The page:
By Adrienne Raphel The New Yorker
In the eighties, Klaus Teuber was working as a dental technician outside the industrial city of Darmstadt, Germany. He was unhappy. “I had many problems with the company and the profession,” he told me. He started designing elaborate board games in his basement workshop. “I developed games to escape,” he said. “This was my own world I created.”
Teuber, now sixty-one, is the creator of The Settlers of Catan, a board game in which players compete to establish the most successful colony on a fictional island called Catan, and the managing director of Catan GmbH, a multi-million-dollar business he runs with his family. First published in Germany in 1995 as Die Siedler von Catan, the game has sold more than eighteen million copies worldwide. It was released in the United States in 1996; last year, its English-language publisher, Mayfair Games, reported selling more than seven hundred and fifty thousand Catan-related products. Big-box chains like Target, Walmart, and Barnes & Noble carry the game and its offshoots, such as Catan cards, Catan Junior, and Star Trek Catan. Including all the spinoffs, expansions, and special editions, there are about eighty official varieties of Catan—more if you include electronic versions—and Teuber has had a hand in creating all of them. Paraphernalia in the online Catan shop includes socks and custom-designed tables. Rebecca Gablé, a German historical-fiction author, has written a Viking-era Settlers of Catan novel. Pete Fenlon, the C.E.O. of Mayfair Games, said, “Our volume of sales will be such that, over time, Catan could, in terms of gross revenue, be the biggest game brand in the world.” Teuber is still somewhat baffled by the popularity of his creation. “I never expected it would be so successful,” he said. Almost all board-game designers, even the most successful ones, work full time in other professions; Teuber is one of a tiny handful who make a living from games. “Going Cardboard,” a 2012 documentary about the board-game industry, includes footage of Teuber appearing at major gaming conventions, where he is greeted like a rock star—fans whisper and point when they see him—but seems sheepish while signing boxes.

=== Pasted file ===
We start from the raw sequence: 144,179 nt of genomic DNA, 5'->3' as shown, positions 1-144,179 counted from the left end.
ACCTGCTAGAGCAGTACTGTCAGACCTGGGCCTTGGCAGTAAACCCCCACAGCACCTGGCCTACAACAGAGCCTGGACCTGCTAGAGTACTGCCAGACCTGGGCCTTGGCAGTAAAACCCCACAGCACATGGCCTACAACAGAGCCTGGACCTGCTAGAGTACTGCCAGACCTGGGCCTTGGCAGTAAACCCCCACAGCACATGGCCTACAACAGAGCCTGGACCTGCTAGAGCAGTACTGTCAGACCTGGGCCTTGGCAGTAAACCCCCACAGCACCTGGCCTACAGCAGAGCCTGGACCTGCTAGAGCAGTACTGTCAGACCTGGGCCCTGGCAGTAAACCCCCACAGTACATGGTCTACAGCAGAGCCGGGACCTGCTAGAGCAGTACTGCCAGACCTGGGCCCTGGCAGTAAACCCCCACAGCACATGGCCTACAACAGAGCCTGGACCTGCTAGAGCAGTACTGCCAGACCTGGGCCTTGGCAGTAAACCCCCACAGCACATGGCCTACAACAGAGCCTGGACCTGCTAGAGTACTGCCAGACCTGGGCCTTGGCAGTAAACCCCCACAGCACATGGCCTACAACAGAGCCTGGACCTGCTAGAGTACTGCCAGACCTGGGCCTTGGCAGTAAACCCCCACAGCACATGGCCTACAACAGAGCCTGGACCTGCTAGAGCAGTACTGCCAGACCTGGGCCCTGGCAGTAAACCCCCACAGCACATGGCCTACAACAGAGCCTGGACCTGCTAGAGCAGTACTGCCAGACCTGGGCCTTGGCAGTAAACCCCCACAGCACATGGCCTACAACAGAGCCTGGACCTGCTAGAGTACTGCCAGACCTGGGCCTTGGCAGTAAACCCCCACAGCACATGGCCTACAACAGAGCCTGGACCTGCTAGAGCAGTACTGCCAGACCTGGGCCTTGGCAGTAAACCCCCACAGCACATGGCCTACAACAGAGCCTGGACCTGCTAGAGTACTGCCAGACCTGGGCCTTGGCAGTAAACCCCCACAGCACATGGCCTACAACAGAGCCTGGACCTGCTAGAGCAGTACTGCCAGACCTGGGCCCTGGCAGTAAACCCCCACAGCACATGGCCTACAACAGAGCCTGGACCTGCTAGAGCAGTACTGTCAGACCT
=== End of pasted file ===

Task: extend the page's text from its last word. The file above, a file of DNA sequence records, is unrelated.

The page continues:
Teuber left his dental lab in 1998, “when I felt like Catan could feed me and my family,” he said. He and his wife, Claudia, have three children. In 2002, they incorporated Catan GmbH and made it the family business. Teuber and his sons, Guido and Benjamin, each hold the title of managing director; Guido focusses on the English-speaking market and Benjamin controls the international side and helps with game development. (Teuber’s daughter is an actress; although she’s sometimes roped in as an unofficial game tester, she’s not formally involved with the company.) Claudia is responsible for bookkeeping and testing new games. “Luckily, she loves Catan as I do,” Teuber said. Die Siedler von Catan is available in over thirty languages. Catan licenses the idea and prototype to publishers, who then produce and market the game and pay Catan GmbH about ten per cent in royalties. (The model works a lot like the relationship between book authors and their publishers.) Catan’s relationship with Mayfair goes deeper than a typical licensing deal: the companies have grown together, and, at this point, their fortunes are thoroughly intertwined. Catan GmbH is a shareholder in Mayfair, and Catan products make up a large portion of Mayfair’s revenue. “Collectively, all the rest of our portfolio doesn’t add up to Catan,” Mayfair’s Fenlon told me. The company originally sourced all of the materials for the game from Europe, but, when demand began to take off, the manufacturers didn’t have enough wood to keep up. Mayfair expanded to American companies for more resources. Today, every box of Catan that Mayfair produces is an international affair: the dice are tooled in Denmark; the more intricate wooden pieces are done in Germany; other wood parts are made in Ohio; the cards are from Dallas; the boxes, Illinois; the cardboard, Indiana; the plastic components, Wisconsin; finally, everything gets put together on an assembly line in Illinois. Here’s how The Settlers of Catan works: There are nineteen hexagonal tiles, known as “terrain hexes.” Each hex represents one of five resources: brick, wool, ore, grain, or lumber. To start the game, the tiles are shuffled and laid out to create the game board, which is the island. Every hex then gets assigned a number between two and twelve; these numbers are evenly distributed across the board. Players take turns rolling the dice, and the number that’s rolled determines which terrain hex produces resources. By collecting various combinations of resources, you can build roads and settlements around the borders of these hexes, placing little wooden houses on the board to mark out turf. More resources allow you to build more or to upgrade your settlements into cities. There’s also a robber in Catan, a token that moves around to different terrain hexes. When the robber’s on a hex, that terrain can’t produce its resources, and every time a seven is rolled players with too many resources have to give some back. The robber is crucial: it forces players to trade with opponents instead of hoarding goods.